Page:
Article Published February 4th, 2021

by Andrew Smith

Chairman of the Rejoin EU Party


There is a debate raging amongst pro EU factions about whether it is too soon to come out publicly in favour of rejoining the EU.  After all, the transition period has only just finished and, according to the Government at least, we are only suffering teething problems before the new normal emerges.  A new normal built on the free trade deal the Government hailed in at the end of 2020, brought to us by the party that swept to victory on the promise that they would ‘Get Brexit Done’.

Firstly, let us review where Brexit has got to.  The transition period is over.  However, rather than being used to allow business to adjust to the post Brexit world, it was instead exhausted by negotiations, which only ended on Christmas Eve.  Business is now finding out in real time that the promised frictionless trade was just a pipe dream.  The deal was wafer thin, removing tariffs but leaving the UK having to deal with two new borders, one at Dover and the other in the Irish Sea.  And far from getting Brexit done, the deal brought us a host of new forums, committees and organisations which will continue to monitor and develop the relationship.  Meanwhile, the services sector, the largest and most successful part of the economy, has been completely ignored.  Even the fishing industry, the poster girl of the Brexiteers, is so unhappy with the deal that they have been protesting in Westminster.  There is more; performing arts losing their right to tour; parcels arriving from Europe with unexpected bills; shelves in Northern Ireland empty; importers and exporters withdrawing products or simply choosing to give up on international trade; the British Government encouraging businesses to set up in the EU.  The list seems endless.

There is of course another side.  At an individual level, most people will hardly notice the impact of Brexit in the middle of a pandemic.  The supermarkets have stockpiled effectively and are being prioritised at the border.  Shelves remain generally well stocked and the pandemic means fewer people are visiting shops to see any physical embodiment of shortages.  The comparative success of the UK’s vaccine programme and the EU’s rapid about turn on Irish border restrictions is one of the few areas that both sides agree do not reflect well on the EU.  But was the UK’s comparative success because of Brexit or despite it?  People choose their own narrative.  Brexiteers see the Nissan announcements as confirmation that the UK can still attract business, whilst rejoiners argue that the lack of bad news has simply been bought with government subsidies.  Even when Brexiters accept that the sunny uplands are stormier than they had hoped they transfer blame to those that warned of the problems.  But for many people Brexit was not about economics or a free trade deal.  It was about funding of the NHS, protesting about their lot in life, reducing immigration, sovereignty, fishing.  The weight people put on each of these now is no doubt changing and opinion polls consistently show increasing regret amongst voters that we have left the EU.  So how have the main political parties reacted?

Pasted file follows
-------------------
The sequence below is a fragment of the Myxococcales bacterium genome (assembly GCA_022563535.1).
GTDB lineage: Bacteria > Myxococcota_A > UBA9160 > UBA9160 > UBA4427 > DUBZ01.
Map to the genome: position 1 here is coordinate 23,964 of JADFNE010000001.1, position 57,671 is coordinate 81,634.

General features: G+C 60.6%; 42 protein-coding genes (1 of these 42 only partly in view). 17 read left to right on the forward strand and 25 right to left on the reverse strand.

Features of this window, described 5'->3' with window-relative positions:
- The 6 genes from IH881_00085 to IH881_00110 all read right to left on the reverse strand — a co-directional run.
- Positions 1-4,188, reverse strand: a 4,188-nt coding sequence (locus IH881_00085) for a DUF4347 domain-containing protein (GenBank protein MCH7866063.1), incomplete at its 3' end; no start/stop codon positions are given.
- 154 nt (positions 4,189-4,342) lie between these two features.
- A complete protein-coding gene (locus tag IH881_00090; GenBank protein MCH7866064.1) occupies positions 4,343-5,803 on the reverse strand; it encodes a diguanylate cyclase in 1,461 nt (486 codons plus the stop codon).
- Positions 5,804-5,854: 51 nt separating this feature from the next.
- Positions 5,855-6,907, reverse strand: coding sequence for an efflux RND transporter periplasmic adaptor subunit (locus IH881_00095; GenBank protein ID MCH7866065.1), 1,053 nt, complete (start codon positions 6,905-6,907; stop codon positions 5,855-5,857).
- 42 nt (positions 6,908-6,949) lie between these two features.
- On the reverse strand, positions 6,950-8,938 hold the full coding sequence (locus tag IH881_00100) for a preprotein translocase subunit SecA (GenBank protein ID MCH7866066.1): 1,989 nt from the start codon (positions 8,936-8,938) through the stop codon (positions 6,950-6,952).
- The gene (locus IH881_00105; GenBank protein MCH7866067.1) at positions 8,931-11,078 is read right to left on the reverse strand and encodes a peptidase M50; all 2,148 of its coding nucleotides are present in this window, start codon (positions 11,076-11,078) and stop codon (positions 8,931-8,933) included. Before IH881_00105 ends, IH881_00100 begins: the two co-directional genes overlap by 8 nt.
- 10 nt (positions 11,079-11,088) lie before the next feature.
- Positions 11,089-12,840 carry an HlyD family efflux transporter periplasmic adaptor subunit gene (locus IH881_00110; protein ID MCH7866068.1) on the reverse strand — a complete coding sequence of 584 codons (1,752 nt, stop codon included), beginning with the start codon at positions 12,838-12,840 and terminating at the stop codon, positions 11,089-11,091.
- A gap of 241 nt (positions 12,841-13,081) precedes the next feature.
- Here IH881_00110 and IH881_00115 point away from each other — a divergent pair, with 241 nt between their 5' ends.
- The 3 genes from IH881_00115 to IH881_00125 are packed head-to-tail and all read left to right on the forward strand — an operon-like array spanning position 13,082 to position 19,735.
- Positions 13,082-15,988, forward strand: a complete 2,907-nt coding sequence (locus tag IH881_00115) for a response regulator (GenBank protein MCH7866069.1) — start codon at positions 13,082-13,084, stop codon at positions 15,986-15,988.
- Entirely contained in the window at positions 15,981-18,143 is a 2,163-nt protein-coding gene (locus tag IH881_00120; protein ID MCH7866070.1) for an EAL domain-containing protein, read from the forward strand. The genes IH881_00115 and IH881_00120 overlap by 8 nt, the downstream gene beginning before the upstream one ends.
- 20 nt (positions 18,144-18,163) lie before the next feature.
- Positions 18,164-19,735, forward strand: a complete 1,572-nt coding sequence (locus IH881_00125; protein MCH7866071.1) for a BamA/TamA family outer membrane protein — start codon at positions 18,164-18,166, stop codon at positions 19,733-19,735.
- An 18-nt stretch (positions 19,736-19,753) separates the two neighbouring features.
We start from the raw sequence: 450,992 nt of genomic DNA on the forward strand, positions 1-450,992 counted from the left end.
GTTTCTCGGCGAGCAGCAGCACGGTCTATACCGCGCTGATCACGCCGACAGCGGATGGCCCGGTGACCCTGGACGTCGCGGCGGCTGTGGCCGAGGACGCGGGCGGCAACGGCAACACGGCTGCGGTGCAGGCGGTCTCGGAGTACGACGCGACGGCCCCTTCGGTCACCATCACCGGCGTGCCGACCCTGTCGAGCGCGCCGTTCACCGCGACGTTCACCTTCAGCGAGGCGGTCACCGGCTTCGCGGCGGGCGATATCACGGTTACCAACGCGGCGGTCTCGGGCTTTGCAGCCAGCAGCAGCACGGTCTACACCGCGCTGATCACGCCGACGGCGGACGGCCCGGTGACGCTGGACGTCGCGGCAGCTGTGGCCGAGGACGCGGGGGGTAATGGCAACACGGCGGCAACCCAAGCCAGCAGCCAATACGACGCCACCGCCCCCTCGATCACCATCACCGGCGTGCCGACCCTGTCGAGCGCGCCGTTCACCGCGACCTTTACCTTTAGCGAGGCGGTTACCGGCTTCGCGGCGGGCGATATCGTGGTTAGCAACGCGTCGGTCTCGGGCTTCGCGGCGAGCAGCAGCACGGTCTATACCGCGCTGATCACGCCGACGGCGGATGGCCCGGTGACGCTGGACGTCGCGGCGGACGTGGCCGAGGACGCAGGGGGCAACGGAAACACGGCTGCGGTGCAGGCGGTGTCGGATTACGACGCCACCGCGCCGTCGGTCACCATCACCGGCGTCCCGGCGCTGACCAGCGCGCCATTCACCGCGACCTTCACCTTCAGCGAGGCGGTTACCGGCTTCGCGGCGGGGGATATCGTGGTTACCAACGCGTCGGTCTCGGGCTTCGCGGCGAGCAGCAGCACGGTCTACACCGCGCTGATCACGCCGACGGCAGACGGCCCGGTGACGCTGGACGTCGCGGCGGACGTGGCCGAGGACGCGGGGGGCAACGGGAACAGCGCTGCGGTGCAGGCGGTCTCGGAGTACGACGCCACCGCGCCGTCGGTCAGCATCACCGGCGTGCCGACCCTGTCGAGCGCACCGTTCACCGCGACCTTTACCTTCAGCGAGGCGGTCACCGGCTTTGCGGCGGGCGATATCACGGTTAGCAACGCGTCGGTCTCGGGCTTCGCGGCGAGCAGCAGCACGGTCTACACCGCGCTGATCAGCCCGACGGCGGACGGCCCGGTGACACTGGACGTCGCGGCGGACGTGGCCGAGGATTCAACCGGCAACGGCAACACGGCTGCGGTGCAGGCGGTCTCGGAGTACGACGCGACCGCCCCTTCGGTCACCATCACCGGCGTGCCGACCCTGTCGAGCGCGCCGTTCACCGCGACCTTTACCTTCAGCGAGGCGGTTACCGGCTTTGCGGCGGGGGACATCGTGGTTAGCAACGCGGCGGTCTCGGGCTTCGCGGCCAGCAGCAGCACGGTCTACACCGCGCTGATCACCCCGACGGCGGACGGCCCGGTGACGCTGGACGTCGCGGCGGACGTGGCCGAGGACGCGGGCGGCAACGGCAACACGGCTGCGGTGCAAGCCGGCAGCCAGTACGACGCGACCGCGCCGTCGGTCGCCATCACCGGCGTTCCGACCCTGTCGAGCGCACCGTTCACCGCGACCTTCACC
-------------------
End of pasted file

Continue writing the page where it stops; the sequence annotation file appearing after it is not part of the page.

The Conservative Party appears to have suffered a reverse takeover by the Brexit Party.  It has not sought to bring the country together or to find a compromise solution on Europe that takes account of the 48 per cent that voted to remain.  Instead it has chosen virtually the hardest of hard Brexits.  The current Government has become ever more populist and nationalistic.  It continues to blame the EU and immigrants, but is having to introduce new enemies to maintain its culture war.  The woke and remoaners are first in line.  Prime Minister’s Questions shows that any challenge to the Government is labelled as putting the country down.

The Labour Party has decided its best policy is to focus on competence rather than policy differences with the Conservatives.  They blame their Brexit stance for their electoral defeat and would rather not have to develop a new position for fear of getting it wrong.  Even the Liberal Democrats fail to give their wholehearted support to rejoining the EU.  Only the SNP have a clear rejoin agenda, but that is wrapped up in Scottish Independence.  There is no natural home for pro EU voters.  Yet the polls indicate that an increasing percentage of the population are pro EU.

Factionalism has led to a huge majority in parliament for a Brexit policy that is supported by only a minority of the population.  Yet most of the opposition parties fail to see the opportunity to advocate closer EU integration. That is where the Rejoin EU Party sees a role for itself.

The Rejoin EU Party was set up immediately after the last General Election.  It has only two policies.  Firstly, it advocates rejoining the EU, including any moves that align any or all of the UK more closely with the EU.  Secondly, it does not accept bigotry of any kind.  The Party does not anticipate winning many elections in the near future, but it wants to provide a clear platform for anyone who is pro EU to register their support.  Much like the Green Party or even UKIP, it believes it can change the political agenda by standing on a single issue.

The Rejoin EU Party will stand in every by-election from now until the next election.  It also plans to stand in marginal seats at the next General Election. It will be launching its campaign at the London Mayoral Elections.  This will be the party’s first test of public opinion and the perfect launch opportunity for the party, London being a part of the country that didn’t vote for Brexit, but will certainly pay for it. Rejoining as an issue is not going to go away, however much leading politicians might wish that to happen.